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eBay is the one of the world's premier online properties and the corporate home of a number of successful Internet brands. With nearly 100 million active users, eBay's core marketplace site hosts millions of retail and wholesale transactions in some 30 countries every day.
Core Businesses, Figures, and NumbersHeadquartered in San Jose, California, eBay corporation has two core businesses, a payments business of which PayPal is the flagship brand and platform and a marketplaces business of which the eBay website along with its various international versions are the flagship brand. While eBay formerly also had a third core business in the communications space with Skype, which it acquired in 2005 and built into a 500-million-user juggernaut, eBay's majority stake in Skype was sold to a consortium of investors in late 2009, though eBay retains a minority interest in the platform.
Founded in 1995 by 28-year-old Internet entrepreneur and current Chairman Pierre Omidyar, eBay is headed today by President and CEO John Donahoe, who took over from former President and CEO Meg Whitman in March of 2008. eBay, Inc. employs some 17,700 workers around the world.
eBay was taken public in 1998 and today enjoys a market capitalization of approximately $40 billion. In 2010, eBay's marketplace trading volume amounted to nearly $62 billion in transactions and its payments processing volume amounted to some $92 billion in payments. According to SEC filings, eBay's evenue in 2010 amounted to some $9 billion with approximately $2 billion of operating income.
History, Strategy, and Market PositioneBay's position in the ecommerce, retail, and payments landscapes continues to change as each of these sectors evolves. eBay's 1998 IPO occurred during the fabled "dot com bubble" and was influenced by many of the forces that made other technology and Internet IPOs so (in)famous. eBay's initial $18 target price gave way to a steady climb, reaching a high of just over $58 per share in 2004 before embarking on a steady decline. eBay's revenue growth was initially 30 percent or more year over year, making eBay one of the breakout winners of the dot com race.
In recent quarters, however, year over year growth has slowed, with an increasing proportion of overall growth coming from its payments business and an ongoing process of reorganization and strategic change coming to characterize the marketplace business. Some of the declines and difficulty in this latter sector are due to increasing competition from competitors, most notably Amazon.com and Google. Recent economic conditions have also taken a toll, with revenue, profit, listing volume, and share price all falling through 2008 and into 2009 before something of a turnaround took hold on the strength of new strategic orientations both in core businesses and marketplace platform structure, pricing, and policy.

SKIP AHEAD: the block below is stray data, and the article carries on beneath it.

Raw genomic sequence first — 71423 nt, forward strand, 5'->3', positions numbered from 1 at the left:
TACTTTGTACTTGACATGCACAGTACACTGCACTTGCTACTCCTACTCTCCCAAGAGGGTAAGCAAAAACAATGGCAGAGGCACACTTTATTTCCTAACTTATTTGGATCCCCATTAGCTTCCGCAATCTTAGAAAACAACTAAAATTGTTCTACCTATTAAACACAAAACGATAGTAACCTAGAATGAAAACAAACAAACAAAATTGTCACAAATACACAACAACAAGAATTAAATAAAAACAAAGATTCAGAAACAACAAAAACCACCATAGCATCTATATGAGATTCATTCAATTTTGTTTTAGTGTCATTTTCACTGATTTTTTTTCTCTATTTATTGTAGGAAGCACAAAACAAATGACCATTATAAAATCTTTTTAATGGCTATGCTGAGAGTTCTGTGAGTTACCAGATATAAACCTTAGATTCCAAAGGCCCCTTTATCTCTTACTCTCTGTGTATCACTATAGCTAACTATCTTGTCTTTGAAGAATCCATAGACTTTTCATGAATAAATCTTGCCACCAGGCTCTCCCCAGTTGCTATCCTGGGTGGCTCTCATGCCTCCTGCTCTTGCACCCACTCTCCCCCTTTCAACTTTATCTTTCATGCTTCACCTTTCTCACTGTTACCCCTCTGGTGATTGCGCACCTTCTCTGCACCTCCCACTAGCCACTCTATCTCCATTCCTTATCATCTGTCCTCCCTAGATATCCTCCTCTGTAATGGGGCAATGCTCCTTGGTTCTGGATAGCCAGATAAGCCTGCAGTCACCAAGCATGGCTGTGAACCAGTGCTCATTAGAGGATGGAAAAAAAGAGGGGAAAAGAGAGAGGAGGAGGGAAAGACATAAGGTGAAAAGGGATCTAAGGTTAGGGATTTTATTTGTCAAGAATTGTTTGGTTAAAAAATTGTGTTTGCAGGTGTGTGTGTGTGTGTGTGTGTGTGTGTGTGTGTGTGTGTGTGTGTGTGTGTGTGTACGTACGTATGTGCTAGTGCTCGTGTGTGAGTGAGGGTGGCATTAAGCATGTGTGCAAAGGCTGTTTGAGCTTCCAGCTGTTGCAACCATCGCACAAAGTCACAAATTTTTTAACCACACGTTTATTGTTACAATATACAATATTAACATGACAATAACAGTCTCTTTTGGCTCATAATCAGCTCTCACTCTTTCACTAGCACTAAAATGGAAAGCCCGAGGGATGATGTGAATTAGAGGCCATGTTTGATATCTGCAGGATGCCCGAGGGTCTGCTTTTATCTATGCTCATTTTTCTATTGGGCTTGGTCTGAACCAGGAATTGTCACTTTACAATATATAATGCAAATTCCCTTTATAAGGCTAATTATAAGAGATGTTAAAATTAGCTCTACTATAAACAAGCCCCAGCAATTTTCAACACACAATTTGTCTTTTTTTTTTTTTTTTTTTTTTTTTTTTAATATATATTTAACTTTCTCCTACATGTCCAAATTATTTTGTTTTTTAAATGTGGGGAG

The changes implemented during John Donahoe's tenure have proven to be controversial as shifts in rules and fees structures and an increased orientation toward high-volume, fixed-price retail channel selling have alienated portions of eBay's traditional community even as the competitive landscape around eBay stiffens. The recent turnaround in critical metrics was prefaced by a 2008 restructuring and a matching round of layoffs that appear to have served their purpose, at least for the moment.
eBay's 2011 acquisition of GSI Commerce, Inc. for some $2.4 billion—eBay's largest acquisition since the $2.6 billion acquisition of Skype in 2005—may signal eBay's move into yet another core business area, that of major-brand and retail marketing, customer service, and ecommerce as eBay finds ways to leverage the GSI client list and integrate it with marketplace and payments strategy. Prominent GSI clients include such names as Levi Strauss, Adidas, ToysRUs, Hewlett Packard, Radio Shack, Bath and Body Works, Ace Hardware, and GNC, amongst numerous others.